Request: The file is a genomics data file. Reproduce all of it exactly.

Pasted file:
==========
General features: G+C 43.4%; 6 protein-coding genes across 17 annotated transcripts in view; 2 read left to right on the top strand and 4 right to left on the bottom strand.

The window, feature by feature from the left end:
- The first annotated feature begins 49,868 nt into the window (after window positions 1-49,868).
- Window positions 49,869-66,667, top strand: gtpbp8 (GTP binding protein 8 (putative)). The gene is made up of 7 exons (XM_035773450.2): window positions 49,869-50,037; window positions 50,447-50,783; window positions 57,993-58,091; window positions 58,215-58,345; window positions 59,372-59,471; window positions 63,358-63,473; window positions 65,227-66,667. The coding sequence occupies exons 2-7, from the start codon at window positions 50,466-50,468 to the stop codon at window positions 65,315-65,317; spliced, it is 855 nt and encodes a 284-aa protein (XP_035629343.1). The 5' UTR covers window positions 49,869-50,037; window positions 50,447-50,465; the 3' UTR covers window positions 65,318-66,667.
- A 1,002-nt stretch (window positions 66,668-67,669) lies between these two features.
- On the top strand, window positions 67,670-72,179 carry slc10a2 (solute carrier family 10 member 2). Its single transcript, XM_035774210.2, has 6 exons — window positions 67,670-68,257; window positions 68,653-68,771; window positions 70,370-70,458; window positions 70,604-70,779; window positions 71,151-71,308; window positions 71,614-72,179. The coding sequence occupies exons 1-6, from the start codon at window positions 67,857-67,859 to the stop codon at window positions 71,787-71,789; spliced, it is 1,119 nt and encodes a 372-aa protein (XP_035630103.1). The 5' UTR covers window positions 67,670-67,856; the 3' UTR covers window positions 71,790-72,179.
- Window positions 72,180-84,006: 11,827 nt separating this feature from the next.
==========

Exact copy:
General features: G+C 43.4%; 6 protein-coding genes across 17 annotated transcripts in view; 2 read left to right on the top strand and 4 right to left on the bottom strand.

The window, feature by feature from the left end:
- The first annotated feature begins 49,868 nt into the window (after window positions 1-49,868).
- Window positions 49,869-66,667, top strand: gtpbp8 (GTP binding protein 8 (putative)). The gene is made up of 7 exons (XM_035773450.2): window positions 49,869-50,037; window positions 50,447-50,783; window positions 57,993-58,091; window positions 58,215-58,345; window positions 59,372-59,471; window positions 63,358-63,473; window positions 65,227-66,667. The coding sequence occupies exons 2-7, from the start codon at window positions 50,466-50,468 to the stop codon at window positions 65,315-65,317; spliced, it is 855 nt and encodes a 284-aa protein (XP_035629343.1). The 5' UTR covers window positions 49,869-50,037; window positions 50,447-50,465; the 3' UTR covers window positions 65,318-66,667.
- A 1,002-nt stretch (window positions 66,668-67,669) lies between these two features.
- On the top strand, window positions 67,670-72,179 carry slc10a2 (solute carrier family 10 member 2). Its single transcript, XM_035774210.2, has 6 exons — window positions 67,670-68,257; window positions 68,653-68,771; window positions 70,370-70,458; window positions 70,604-70,779; window positions 71,151-71,308; window positions 71,614-72,179. The coding sequence occupies exons 1-6, from the start codon at window positions 67,857-67,859 to the stop codon at window positions 71,787-71,789; spliced, it is 1,119 nt and encodes a 372-aa protein (XP_035630103.1). The 5' UTR covers window positions 67,670-67,856; the 3' UTR covers window positions 71,790-72,179.
- Window positions 72,180-84,006: 11,827 nt separating this feature from the next.